Ukraine President Petro Poroshenko and North Atlantic Treaty Organization Secretary-General Jens Stoltenberg met Monday to discuss Ukraine’s prospect of joining the intergovernmental military alliance.
"Today we clearly stated that we would begin a discussion about a membership action plan and our proposals for such a discussion were accepted [by Stoltenberg] with pleasure," Poroshenko said while standing next to the NATO chief.
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Stoltenberg asserted NATO would support Ukraine. "We are also here to demonstrate NATO's solidarity with Ukraine and our firm support for the sovereignty and territorial integrity of your country," he said.
However, the move has been criticized by Russia. Moscow said the prospect of NATO membership for Ukraine would not contribute to strengthening stability and security in Europe. Kremlin spokesman Dmitry Peskov, reacting to Stoltenberg's comment, repeated Russia's assertion that it had never had troops in Ukraine, reports said.
Russia is worried about the development probably because if Ukraine in inducted into NATO, it would be a strategic setback for the country. The move would cut off Russia from the Black Sea and the Mediterranean and it would lose control over Crimea. Russian President Vladimir Putin earlier said Ukraine’s accession to NATO would be intolerable. The Russian president also plans to build a Eurasian Union (EEU) on the lines of the European Union.
By controlling Crimea, Russia has gained access to the abundant undersea hydrocarbon resources. Commercially viable gas reserves have been found under the Crimean mainland, according to several reports. Many Russian companies have shown interest in using the gas reserves as Russia's supply of cheaply accessible gas in Siberia is running low.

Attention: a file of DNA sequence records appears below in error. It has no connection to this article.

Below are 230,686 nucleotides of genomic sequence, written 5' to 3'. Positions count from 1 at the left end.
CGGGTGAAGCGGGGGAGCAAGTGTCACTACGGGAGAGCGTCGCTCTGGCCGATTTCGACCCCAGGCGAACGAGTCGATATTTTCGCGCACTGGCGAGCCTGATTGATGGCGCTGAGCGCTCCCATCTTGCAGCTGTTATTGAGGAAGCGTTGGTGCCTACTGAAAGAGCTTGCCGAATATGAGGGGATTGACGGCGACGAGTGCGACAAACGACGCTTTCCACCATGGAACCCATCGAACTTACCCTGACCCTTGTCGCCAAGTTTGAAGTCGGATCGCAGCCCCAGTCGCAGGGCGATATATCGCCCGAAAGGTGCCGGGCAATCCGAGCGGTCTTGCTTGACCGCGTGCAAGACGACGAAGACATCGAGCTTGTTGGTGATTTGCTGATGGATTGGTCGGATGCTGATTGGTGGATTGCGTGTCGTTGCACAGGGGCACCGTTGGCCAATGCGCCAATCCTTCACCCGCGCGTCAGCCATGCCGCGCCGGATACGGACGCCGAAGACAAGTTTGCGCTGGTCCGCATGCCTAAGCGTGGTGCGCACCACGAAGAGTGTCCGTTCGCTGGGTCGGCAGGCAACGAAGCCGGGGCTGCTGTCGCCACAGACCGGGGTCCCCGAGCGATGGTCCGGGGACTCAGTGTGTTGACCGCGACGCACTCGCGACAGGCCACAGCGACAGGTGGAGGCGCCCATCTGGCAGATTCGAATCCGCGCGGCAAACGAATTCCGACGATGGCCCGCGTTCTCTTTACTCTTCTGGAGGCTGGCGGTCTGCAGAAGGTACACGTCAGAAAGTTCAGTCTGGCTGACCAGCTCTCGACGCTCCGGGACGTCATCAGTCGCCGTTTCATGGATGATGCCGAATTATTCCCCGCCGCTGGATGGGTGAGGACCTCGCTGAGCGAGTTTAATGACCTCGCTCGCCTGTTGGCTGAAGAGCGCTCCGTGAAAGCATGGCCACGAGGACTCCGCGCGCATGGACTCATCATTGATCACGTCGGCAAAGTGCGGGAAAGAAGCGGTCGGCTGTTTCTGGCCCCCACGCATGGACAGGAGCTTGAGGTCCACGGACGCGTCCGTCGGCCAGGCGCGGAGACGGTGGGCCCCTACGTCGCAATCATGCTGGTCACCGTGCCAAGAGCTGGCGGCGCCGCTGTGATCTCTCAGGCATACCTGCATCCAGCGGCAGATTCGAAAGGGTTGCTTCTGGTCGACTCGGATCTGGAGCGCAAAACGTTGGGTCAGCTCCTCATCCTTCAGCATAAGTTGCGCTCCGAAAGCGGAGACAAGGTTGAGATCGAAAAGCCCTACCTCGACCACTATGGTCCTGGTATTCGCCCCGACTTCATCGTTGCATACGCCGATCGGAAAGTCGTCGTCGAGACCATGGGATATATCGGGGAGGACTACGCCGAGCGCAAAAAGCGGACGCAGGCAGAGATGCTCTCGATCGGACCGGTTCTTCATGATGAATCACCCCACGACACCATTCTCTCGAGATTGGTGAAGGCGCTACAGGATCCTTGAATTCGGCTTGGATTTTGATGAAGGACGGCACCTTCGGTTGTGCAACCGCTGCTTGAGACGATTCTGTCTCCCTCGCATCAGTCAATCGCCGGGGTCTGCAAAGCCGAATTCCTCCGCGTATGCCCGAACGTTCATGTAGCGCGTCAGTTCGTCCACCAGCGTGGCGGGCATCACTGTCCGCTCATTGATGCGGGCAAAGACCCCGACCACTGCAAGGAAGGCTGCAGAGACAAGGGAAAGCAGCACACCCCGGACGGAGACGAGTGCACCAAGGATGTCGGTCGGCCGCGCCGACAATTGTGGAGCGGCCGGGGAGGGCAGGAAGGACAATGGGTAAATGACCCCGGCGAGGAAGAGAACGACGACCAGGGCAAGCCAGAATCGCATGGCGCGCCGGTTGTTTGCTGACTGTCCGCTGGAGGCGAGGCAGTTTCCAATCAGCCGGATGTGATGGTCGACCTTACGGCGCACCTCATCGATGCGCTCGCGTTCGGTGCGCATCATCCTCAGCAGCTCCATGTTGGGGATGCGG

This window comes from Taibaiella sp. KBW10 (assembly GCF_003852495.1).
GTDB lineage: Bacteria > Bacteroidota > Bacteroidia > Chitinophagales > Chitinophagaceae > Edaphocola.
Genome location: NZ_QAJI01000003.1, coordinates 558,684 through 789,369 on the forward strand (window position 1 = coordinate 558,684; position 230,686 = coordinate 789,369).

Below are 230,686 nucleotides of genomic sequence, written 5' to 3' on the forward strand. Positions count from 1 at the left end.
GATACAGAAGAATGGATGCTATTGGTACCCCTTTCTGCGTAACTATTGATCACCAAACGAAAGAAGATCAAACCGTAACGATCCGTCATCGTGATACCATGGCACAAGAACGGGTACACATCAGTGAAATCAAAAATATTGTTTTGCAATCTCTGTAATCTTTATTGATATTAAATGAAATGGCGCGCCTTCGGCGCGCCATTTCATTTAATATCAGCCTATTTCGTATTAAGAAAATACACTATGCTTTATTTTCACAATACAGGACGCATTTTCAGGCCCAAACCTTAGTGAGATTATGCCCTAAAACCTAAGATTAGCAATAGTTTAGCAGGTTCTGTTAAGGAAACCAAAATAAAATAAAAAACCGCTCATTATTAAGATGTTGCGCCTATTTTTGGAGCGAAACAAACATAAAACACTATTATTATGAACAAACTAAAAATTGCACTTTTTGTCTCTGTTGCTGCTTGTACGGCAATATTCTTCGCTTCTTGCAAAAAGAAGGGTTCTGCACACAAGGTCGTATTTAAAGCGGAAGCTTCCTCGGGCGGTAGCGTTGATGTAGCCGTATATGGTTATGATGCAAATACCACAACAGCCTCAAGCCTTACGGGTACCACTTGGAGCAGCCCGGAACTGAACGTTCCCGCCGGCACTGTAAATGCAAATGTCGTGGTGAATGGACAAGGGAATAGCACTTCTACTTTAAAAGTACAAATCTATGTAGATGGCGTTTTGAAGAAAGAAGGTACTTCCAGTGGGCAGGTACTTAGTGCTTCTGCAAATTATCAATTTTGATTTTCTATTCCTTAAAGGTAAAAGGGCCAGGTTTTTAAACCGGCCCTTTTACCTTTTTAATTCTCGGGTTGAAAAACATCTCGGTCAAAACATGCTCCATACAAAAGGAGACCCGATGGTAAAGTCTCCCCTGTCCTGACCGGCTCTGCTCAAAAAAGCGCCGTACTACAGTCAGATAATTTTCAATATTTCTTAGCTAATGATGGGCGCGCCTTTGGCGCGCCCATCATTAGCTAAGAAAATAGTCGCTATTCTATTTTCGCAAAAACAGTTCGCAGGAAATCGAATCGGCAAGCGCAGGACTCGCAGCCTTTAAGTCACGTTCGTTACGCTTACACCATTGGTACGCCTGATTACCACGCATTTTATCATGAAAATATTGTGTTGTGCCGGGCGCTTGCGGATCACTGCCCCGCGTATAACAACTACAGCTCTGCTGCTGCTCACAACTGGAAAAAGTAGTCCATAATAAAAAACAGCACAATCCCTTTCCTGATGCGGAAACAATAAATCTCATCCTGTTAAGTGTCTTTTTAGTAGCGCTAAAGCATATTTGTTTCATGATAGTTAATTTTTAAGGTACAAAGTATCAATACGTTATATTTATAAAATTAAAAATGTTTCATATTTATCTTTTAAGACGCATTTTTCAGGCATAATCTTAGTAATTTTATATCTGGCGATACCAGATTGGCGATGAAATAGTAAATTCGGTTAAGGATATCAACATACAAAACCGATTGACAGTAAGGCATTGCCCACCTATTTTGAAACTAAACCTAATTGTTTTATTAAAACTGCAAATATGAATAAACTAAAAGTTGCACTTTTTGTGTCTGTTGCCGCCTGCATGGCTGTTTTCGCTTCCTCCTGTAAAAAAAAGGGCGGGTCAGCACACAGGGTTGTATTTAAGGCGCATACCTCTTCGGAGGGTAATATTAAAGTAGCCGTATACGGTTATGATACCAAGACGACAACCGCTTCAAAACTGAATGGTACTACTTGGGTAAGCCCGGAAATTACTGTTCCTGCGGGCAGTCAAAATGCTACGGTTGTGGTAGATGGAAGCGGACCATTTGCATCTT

Russia's control over Crimea has also been viewed by some observers as Moscow's attempt to stop anti-government wave from spilling over to the country. Moreover, with the presidential election scheduled in 2018, Putin does not want to take any chances, it seems.
A poll by the Democratic Initiatives Foundation in June found 69 percent of Ukrainians favor joining NATO. The Ukrainian parliament also passed a resolution last month in support of becoming the 30th member of NATO. Democratic Initiatives Foundation has grown from the Ukrainian citizens movement — Narodny Rukh — in 1992 to pursue the ideas of Rukh activists on developing Ukrainian independent state and governance, market economy and civil society, according to its official website.
However, Ukraine’s entry in NATO would not be a mean feat. To join NATO, Ukraine should not be embroiled in any territorial dispute, as per the membership criteria of the alliance.
Meanwhile, the United States is also trying to create pressure on Russia over the Ukraine issue. In June, Russia cancelled a meeting between senior U.S. and Russian officials aimed at resolving problems between the two countries. The decision came after the U.S. announced an expansion of sanctions against Russian individuals and legal entities in response to the continuing occupation of Ukraine by Russia.
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Thirty-eight people, including two government officials, were added to the blacklist prohibiting these people from doing business with the U.S. citizens and companies. On June 23, the EU leaders also agreed to the extension of sanctions over Russia for six months because Moscow failed to meet its Ukraine ceasefire commitments.